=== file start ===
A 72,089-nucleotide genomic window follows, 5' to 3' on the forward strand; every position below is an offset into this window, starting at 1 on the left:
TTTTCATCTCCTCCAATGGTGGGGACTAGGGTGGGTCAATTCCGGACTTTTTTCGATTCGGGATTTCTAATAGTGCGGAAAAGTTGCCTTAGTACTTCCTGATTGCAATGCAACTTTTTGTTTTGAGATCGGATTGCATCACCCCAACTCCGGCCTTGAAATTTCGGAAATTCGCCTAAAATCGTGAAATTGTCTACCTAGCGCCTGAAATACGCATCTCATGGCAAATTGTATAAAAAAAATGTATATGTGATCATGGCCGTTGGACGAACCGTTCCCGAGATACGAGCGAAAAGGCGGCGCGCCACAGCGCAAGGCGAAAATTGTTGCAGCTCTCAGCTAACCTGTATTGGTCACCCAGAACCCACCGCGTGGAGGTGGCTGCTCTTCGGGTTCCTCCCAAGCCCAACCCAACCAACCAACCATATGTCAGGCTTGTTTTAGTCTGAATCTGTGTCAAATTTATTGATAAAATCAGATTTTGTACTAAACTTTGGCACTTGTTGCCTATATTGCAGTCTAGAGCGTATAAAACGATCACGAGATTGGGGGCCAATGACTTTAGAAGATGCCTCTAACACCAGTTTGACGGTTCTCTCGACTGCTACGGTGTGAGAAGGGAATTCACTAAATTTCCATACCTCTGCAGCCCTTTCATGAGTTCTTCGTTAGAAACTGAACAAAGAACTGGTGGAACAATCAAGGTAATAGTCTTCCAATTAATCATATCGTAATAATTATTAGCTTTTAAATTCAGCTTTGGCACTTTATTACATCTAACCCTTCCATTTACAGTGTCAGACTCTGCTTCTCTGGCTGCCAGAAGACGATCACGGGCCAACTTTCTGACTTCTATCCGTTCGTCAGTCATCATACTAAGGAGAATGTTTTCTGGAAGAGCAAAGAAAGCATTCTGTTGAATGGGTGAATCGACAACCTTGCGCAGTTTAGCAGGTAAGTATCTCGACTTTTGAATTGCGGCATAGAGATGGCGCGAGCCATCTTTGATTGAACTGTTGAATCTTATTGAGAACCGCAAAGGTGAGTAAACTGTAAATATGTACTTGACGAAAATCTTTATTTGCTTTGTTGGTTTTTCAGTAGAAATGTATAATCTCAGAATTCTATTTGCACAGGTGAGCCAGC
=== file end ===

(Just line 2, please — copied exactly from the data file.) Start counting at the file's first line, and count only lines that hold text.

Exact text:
TTTTCATCTCCTCCAATGGTGGGGACTAGGGTGGGTCAATTCCGGACTTTTTTCGATTCGGGATTTCTAATAGTGCGGAAAAGTTGCCTTAGTACTTCCTGATTGCAATGCAACTTTTTGTTTTGAGATCGGATTGCATCACCCCAACTCCGGCCTTGAAATTTCGGAAATTCGCCTAAAATCGTGAAATTGTCTACCTAGCGCCTGAAATACGCATCTCATGGCAAATTGTATAAAAAAAATGTATATGTGATCATGGCCGTTGGACGAACCGTTCCCGAGATACGAGCGAAAAGGCGGCGCGCCACAGCGCAAGGCGAAAATTGTTGCAGCTCTCAGCTAACCTGTATTGGTCACCCAGAACCCACCGCGTGGAGGTGGCTGCTCTTCGGGTTCCTCCCAAGCCCAACCCAACCAACCAACCATATGTCAGGCTTGTTTTAGTCTGAATCTGTGTCAAATTTATTGATAAAATCAGATTTTGTACTAAACTTTGGCACTTGTTGCCTATATTGCAGTCTAGAGCGTATAAAACGATCACGAGATTGGGGGCCAATGACTTTAGAAGATGCCTCTAACACCAGTTTGACGGTTCTCTCGACTGCTACGGTGTGAGAAGGGAATTCACTAAATTTCCATACCTCTGCAGCCCTTTCATGAGTTCTTCGTTAGAAACTGAACAAAGAACTGGTGGAACAATCAAGGTAATAGTCTTCCAATTAATCATATCGTAATAATTATTAGCTTTTAAATTCAGCTTTGGCACTTTATTACATCTAACCCTTCCATTTACAGTGTCAGACTCTGCTTCTCTGGCTGCCAGAAGACGATCACGGGCCAACTTTCTGACTTCTATCCGTTCGTCAGTCATCATACTAAGGAGAATGTTTTCTGGAAGAGCAAAGAAAGCATTCTGTTGAATGGGTGAATCGACAACCTTGCGCAGTTTAGCAGGTAAGTATCTCGACTTTTGAATTGCGGCATAGAGATGGCGCGAGCCATCTTTGATTGAACTGTTGAATCTTATTGAGAACCGCAAAGGTGAGTAAACTGTAAATATGTACTTGACGAAAATCTTTATTTGCTTTGTTGGTTTTTCAGTAGAAATGTATAATCTCAGAATTCTATTTGCACAGGTGAGCCAGC